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Whitney – Light Upon The Lake (Secretly Canadian)

Christening the moniker of your band as the same first name (and debut album) of a late soul superstar is a gamble. Not only does it make it difficult for potential admirers to discover the group’s music on a search engine but there’s added pressure to stand out and re-define an identity associated with a music goddess. However, Chicago nostalgic indie outfit Whitney have a rationale. Firstly, they weren’t aiming to attract attention, merely baking songs for their own self-indulgence and close friends based on music that they love listening to – specifically roots rockers The Band. It’s noticeable in their 1970’s mellow folk rock meets country twang sound, which is reminiscent of the way Ariel Pink and Diane Coffee embrace that decade with maturity and fandom.

Secondly, at the beginning of their formation, roommates and founders of Whitney, Julien Elrich and Max Kakachek adopted a 3rd person female persona to hide behind, as they narrated their reflective thoughts during a particularly turbulent and confusing time. Debut Light Upon The Lake is a record that attempts to encapsulate transition, vulnerability and collapse. After the termination of their previous band, T-Rex glam rock-inspired Smith Westerns, lead vocalist/drummer Elrich and guitarist Kakachek also happen to face difficult relationship conclusions, resulting in the duo using new project Whitney as a platform to express their shared experience of disappointing ends. From the titles like ‘On My Own’, the theme is evidently clear. The lyrics in the mnemonic ‘Golden Days’ (check out the historic reel-to-reel in the video) evoke post-break up disarray: “It’s a shame I can’t get it together now” and ‘Polly‘ includes the sombre: “in the past you left me with no heart,” and “I lie awake in all kinds of darkness“.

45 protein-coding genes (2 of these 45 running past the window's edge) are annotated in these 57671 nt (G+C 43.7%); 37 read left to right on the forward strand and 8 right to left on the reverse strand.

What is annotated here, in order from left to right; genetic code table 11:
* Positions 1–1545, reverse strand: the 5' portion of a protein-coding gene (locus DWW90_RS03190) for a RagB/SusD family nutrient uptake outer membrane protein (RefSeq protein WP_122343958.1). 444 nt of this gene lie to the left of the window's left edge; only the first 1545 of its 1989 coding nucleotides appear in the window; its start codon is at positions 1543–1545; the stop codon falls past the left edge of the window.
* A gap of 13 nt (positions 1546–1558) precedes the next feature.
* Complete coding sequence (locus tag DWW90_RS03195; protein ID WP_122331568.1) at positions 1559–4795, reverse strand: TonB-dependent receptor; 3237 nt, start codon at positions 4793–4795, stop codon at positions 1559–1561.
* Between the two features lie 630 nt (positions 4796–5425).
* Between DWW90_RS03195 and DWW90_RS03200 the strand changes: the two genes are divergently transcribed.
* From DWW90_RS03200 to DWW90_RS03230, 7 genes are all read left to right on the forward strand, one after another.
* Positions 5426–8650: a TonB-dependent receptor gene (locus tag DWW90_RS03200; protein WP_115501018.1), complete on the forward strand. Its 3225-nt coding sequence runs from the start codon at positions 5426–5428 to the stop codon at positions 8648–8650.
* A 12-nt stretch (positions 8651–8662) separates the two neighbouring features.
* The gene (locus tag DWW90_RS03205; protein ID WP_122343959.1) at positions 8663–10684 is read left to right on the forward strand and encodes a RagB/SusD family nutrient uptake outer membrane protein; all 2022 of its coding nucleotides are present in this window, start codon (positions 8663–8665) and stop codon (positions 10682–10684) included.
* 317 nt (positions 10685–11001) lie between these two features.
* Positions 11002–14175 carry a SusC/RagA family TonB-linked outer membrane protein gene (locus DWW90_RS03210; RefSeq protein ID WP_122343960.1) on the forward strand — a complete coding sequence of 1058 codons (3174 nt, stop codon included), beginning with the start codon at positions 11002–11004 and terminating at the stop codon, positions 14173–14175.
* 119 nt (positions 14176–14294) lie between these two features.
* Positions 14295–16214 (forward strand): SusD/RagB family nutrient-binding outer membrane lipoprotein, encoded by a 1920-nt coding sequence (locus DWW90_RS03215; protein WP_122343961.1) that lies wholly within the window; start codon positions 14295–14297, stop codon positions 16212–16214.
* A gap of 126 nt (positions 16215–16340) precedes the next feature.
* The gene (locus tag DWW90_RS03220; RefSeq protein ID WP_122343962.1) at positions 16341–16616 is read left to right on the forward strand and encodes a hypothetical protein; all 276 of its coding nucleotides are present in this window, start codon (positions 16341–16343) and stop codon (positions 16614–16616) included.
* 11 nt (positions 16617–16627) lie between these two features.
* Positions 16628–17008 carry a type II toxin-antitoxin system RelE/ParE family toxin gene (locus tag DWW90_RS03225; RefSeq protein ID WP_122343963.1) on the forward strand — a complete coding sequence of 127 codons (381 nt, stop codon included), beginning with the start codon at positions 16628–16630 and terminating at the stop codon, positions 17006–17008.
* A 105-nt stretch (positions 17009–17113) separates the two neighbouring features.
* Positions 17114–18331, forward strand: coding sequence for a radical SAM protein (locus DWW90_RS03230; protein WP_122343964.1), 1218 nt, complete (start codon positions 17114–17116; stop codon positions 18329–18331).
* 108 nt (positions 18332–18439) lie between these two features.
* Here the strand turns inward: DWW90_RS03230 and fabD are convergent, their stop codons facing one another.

Furthermore ‘No Matter Where We Go’, ‘No Woman’ and ‘Follow’ paint the protagonist travelling endlessly and without direction as a method of self-healing – like a passenger staring out of train window in deep thought. Kakachek’s cloudy lonely voice – slightly like a higher pitched Jose Gonzalez or belonging to the lo-fi scene – helps permit this humble sympathy. Despite this the music feels ultimately hopeful, through the inclusion of over arching and charming trumpet (the best characteristic of the LP), the album’s metaphorical title and a communal spirit rather than lonesome one with it’s hinted moments of bluesy jamming including the bridge on ‘Dave’s Song’ and the instrumental experiment ‘Red Moon’. Although the short length of those songs make it hard to fully immerse.

Despite being a pleasant album to relax to in a summer afternoon in June, Whitney’s cliched concept and lack of unique sound will make it hard them to stand on their own two feet away from the name complexities.

God is in the TV is an online music and culture fanzine founded in Cardiff by the editor Bill Cummings in 2003. GIITTV Bill has developed the site with the aid of a team of sub-editors and writers from across Britain, covering a wide range of music from unsigned and independent artists to major releases.